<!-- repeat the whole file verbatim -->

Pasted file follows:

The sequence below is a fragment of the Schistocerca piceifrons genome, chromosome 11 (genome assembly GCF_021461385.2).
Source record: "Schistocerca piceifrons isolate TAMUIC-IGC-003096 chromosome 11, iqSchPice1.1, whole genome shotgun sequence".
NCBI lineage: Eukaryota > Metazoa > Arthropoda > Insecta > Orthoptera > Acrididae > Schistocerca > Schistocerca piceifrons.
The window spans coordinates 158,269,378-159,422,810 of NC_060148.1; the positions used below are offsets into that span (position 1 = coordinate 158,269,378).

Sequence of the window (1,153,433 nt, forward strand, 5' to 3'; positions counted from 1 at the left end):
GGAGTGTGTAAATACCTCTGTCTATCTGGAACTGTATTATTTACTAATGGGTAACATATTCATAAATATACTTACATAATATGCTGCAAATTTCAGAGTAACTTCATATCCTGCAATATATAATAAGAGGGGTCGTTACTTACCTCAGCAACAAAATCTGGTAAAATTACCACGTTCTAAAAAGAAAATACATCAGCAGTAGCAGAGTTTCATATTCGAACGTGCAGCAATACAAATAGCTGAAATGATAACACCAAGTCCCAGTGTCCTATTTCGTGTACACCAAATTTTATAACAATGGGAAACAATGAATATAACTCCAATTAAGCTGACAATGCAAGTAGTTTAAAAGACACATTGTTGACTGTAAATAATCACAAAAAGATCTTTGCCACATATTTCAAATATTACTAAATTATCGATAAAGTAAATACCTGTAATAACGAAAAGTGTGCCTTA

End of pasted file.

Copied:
The sequence below is a fragment of the Schistocerca piceifrons genome, chromosome 11 (genome assembly GCF_021461385.2).
Source record: "Schistocerca piceifrons isolate TAMUIC-IGC-003096 chromosome 11, iqSchPice1.1, whole genome shotgun sequence".
NCBI lineage: Eukaryota > Metazoa > Arthropoda > Insecta > Orthoptera > Acrididae > Schistocerca > Schistocerca piceifrons.
The window spans coordinates 158,269,378-159,422,810 of NC_060148.1; the positions used below are offsets into that span (position 1 = coordinate 158,269,378).

Sequence of the window (1,153,433 nt, forward strand, 5' to 3'; positions counted from 1 at the left end):
GGAGTGTGTAAATACCTCTGTCTATCTGGAACTGTATTATTTACTAATGGGTAACATATTCATAAATATACTTACATAATATGCTGCAAATTTCAGAGTAACTTCATATCCTGCAATATATAATAAGAGGGGTCGTTACTTACCTCAGCAACAAAATCTGGTAAAATTACCACGTTCTAAAAAGAAAATACATCAGCAGTAGCAGAGTTTCATATTCGAACGTGCAGCAATACAAATAGCTGAAATGATAACACCAAGTCCCAGTGTCCTATTTCGTGTACACCAAATTTTATAACAATGGGAAACAATGAATATAACTCCAATTAAGCTGACAATGCAAGTAGTTTAAAAGACACATTGTTGACTGTAAATAATCACAAAAAGATCTTTGCCACATATTTCAAATATTACTAAATTATCGATAAAGTAAATACCTGTAATAACGAAAAGTGTGCCTTA